- Fugate didn’t mention anything about exposing Joseph’s fraud to the world, instead he said that their goal was to prove a Mormon prophecy that “truth is yet to spring out of the earth” by way of a joke. This makes it sound like they just wanted to have something to laugh at with their friends and family. We can only guess at the real reason why they didn’t make the plates available to Joseph Smith, but the point is that it seems their goal was never to give them to Joseph.
- The Mormon Church has proposed what is referred to as a “catalyst” theory to explain how the Book of Abraham came to be. Since experts agree that nothing in Joseph’s papyri contain anything about Abraham, and since his Egyptian “translations” are nonsense, they’ve come up with this explanation: “…Joseph’s translation [might not have been] a literal rendering of the papyri as a conventional translation would be. Rather, the physical artifacts [might have] provided an occasion for meditation, reflection, and revelation. They [might have] catalyzed a process whereby God gave to Joseph Smith a revelation about the life of Abraham, even if that revelation did not directly correlate to the characters on the papyri.” (Official LDS Essay).
- At least that’s what the official LDS Essay on Translation and Historicity of the Book of Abraham says, but it’s not true. Joseph claimed to be an expert with languages many times through out his life. There are accounts like this one where he tries to convince people of his linguistic prowess: “Were I a Chaldean I would exclaim, Keed’nauh to-me-roon lehoam elauhayauh dey – ahemayana veh aur’hau lau gnaubadoo, yabadoo ma-ar’gnau comeen tehoat sheamyauh allah (Thus shall ye say unto them: The gods that have not made the heaven and the earth, they shall perish from the earth, and from these heavens.) An Egyptian, Su-e-eh-ni (What other persons are those?) A Grecian, Diabolos basileuei (The Devil reigns.) A Frenchman, Messieurs sans Dieu (Gentlemen without God.)” (Larson, Charles M. By His Own Hand upon Papyrus: a New Look at the Joseph Smith Papyri. Inst For Religious, 1992.) Of course, he only ever demonstrated a few phrases, the Egyptian was made up, and the Chaldean is actually Hebrew, but the point is that he fooled people into thinking he was an expert in languages. I couldn’t do that. Could you?
- There are records that Joseph studied Hebrew throughout his lifetime, but his understanding of the language was pretty low.
- The History of the Church mentions, that “I [Joseph] commenced the translation of some of the characters or hieroglyphics, and much to our joy found that one of the rolls contained the writings of Abraham, another the writings of Joseph of Egypt, etc.,–a more full account of which will appear in its place, as I proceed to examine or unfold them. Truly we can say, the Lord is beginning to reveal the abundance of peace and truth.” Interpretations of “the writings of Joseph of Egypt” come from Oliver Cowdery. His notes were published in the Mormon Church’s Messenger and Advocate. He said that it was “…beautifully written on papyrus with black, and a small part red ink, or paint, in perfect preservation.”. He described a few pictographs along with their interpretations: “The representation of the god-head—three, yet in one, is curiously drawn to give simply, though impressively, the writers views of that exalted personage” also “The serpent, represented as walking, or formed in a manner to be able to walk, standing in front of and near a female figure” finally: “Enoch’s Pillar, as mentioned by Josephus, is upon the same roll …Enoch wrote a history or an account of the same, and put into two pillars one of brick and the other of stone; and that the same were in being at his (Josephus’) day.” These descriptions make it an almost certainty that Oliver was referring to this papyrus that’s found in the Joseph Smith Papers archive. This article has a fairly good summary of the Book of Joseph.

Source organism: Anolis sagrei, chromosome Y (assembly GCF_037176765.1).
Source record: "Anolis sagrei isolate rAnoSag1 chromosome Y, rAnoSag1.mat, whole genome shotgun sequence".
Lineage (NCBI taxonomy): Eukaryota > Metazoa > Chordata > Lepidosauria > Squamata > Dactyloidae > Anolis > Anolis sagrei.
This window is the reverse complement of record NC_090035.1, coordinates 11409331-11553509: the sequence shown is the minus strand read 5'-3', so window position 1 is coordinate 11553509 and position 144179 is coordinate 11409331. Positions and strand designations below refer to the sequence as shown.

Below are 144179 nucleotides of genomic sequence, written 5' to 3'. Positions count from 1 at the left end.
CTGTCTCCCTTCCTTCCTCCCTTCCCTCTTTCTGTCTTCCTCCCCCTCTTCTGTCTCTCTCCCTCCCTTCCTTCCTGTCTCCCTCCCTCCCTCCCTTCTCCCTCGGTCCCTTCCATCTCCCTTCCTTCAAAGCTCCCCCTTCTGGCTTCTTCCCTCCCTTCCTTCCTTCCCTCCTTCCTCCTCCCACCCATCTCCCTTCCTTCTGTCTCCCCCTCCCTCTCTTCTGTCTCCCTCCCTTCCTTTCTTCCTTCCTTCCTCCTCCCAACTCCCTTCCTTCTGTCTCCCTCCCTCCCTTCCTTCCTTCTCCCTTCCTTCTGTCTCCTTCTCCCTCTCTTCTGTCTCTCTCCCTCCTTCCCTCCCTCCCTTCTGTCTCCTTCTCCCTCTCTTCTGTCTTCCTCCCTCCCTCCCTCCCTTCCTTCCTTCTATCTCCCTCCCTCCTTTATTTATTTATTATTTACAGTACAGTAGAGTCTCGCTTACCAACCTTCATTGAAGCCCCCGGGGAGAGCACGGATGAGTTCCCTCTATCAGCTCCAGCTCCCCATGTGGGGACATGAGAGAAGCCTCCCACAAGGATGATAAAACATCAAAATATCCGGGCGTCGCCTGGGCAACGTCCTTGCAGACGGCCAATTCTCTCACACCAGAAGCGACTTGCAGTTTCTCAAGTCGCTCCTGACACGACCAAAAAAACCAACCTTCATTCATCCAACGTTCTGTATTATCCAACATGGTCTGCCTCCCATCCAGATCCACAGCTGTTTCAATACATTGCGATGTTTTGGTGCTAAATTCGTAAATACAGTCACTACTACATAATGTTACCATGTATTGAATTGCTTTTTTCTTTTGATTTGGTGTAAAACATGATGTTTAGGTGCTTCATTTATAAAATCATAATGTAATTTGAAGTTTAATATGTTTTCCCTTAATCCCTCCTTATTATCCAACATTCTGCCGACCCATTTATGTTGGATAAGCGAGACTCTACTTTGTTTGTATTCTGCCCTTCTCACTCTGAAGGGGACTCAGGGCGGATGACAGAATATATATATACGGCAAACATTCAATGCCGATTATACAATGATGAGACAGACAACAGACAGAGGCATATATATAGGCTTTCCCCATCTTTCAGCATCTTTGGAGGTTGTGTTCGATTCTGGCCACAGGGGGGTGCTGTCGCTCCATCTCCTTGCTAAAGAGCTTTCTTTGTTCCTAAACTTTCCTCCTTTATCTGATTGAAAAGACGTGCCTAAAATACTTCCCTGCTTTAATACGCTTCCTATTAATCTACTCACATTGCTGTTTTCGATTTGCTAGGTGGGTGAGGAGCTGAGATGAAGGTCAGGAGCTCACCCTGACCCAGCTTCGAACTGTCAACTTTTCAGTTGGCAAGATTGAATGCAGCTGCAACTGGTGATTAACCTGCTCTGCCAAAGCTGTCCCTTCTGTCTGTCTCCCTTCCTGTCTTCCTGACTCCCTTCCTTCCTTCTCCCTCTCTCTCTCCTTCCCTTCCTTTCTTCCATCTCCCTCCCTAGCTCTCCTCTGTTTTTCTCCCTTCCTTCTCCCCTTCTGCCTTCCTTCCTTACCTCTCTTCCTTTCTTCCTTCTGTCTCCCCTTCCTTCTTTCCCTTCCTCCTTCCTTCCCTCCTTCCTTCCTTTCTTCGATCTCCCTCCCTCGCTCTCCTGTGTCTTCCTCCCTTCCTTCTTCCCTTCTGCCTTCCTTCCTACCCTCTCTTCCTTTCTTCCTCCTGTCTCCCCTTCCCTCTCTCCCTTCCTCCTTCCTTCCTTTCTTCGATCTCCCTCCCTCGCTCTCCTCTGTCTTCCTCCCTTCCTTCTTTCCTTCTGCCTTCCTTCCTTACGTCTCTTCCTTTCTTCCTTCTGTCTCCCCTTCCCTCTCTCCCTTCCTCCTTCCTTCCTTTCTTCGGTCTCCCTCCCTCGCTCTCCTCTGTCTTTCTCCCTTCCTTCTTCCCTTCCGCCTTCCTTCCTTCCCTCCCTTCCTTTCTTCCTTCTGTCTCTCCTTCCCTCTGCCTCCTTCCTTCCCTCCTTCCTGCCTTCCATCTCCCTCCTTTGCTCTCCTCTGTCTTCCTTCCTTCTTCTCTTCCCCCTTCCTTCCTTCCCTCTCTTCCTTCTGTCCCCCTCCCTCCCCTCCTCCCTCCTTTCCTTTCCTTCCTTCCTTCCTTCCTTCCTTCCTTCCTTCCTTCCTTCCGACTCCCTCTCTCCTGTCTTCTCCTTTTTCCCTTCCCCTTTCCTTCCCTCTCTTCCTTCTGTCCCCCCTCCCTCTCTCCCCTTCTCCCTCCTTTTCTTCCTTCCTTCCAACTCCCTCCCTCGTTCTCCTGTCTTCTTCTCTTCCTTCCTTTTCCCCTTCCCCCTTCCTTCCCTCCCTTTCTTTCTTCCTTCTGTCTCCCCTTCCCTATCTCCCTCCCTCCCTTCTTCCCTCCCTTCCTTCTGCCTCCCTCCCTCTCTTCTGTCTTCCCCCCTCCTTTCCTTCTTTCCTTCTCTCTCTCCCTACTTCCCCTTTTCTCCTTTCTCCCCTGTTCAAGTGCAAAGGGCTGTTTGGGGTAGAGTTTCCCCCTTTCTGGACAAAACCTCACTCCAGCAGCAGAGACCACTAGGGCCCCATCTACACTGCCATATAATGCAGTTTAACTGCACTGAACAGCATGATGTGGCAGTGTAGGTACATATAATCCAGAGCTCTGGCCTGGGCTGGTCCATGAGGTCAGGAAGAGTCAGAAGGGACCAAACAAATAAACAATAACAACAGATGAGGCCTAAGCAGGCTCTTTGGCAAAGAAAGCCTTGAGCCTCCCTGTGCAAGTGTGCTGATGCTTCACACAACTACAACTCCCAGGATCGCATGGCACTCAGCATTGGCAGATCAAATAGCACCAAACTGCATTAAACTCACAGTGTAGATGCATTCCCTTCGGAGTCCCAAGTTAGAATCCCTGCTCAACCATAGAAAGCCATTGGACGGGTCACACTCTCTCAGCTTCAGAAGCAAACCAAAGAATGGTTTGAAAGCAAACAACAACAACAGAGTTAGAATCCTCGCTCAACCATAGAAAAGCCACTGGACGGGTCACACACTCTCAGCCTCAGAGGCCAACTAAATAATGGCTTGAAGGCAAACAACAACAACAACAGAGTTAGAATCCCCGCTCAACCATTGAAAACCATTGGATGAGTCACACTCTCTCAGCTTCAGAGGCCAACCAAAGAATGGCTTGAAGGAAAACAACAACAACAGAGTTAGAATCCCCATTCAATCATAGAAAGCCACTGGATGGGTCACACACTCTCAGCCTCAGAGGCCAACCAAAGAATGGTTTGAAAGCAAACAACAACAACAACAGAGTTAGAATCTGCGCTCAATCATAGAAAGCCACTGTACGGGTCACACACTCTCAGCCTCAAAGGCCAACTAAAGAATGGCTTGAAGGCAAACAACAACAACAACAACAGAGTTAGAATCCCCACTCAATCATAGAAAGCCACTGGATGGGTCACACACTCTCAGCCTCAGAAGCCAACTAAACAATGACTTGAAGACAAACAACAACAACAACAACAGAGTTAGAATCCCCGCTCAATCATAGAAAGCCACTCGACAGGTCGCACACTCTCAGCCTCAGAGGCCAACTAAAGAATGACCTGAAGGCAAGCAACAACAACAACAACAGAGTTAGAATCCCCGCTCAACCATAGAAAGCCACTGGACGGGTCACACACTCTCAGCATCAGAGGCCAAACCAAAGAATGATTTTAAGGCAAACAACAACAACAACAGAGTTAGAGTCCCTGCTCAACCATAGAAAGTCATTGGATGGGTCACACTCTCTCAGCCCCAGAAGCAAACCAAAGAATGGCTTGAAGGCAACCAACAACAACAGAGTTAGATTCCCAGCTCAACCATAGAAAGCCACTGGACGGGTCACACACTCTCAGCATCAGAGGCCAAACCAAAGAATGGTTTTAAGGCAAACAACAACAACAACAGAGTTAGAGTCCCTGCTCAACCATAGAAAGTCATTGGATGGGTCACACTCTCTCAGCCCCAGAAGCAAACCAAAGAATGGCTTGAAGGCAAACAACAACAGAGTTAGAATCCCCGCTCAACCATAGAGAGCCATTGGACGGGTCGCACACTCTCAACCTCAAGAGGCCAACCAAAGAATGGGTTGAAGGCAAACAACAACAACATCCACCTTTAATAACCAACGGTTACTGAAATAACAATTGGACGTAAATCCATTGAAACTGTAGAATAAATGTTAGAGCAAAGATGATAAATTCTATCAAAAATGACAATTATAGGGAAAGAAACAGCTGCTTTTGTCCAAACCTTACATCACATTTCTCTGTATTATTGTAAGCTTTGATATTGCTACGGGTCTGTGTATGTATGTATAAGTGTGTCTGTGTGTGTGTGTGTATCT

- “In the summer of 1835, an entrepreneur named Michael Chandler arrived at Church headquarters in Kirtland, Ohio, with four mummies and multiple scrolls of papyrus… A group of Latter-day Saints in Kirtland purchased the… artifacts for the Church.” (lds.org)
- Joseph and his scribes wrote a little bit during the same summer that the scrolls were purchased (1835) but didn’t complete and publish anything until the spring of 1842. (lds.org)
- Kind of in the same way that it’s possible that the earth is flat, I guess.
- It’s impossible for me to call it anything else. Joseph’s GAEL contains real Egyptian characters alongside made-up pronunciations and translations. Apologists shrug their shoulders when it comes to the GAEL. I don’t have a problem calling it fraudulent.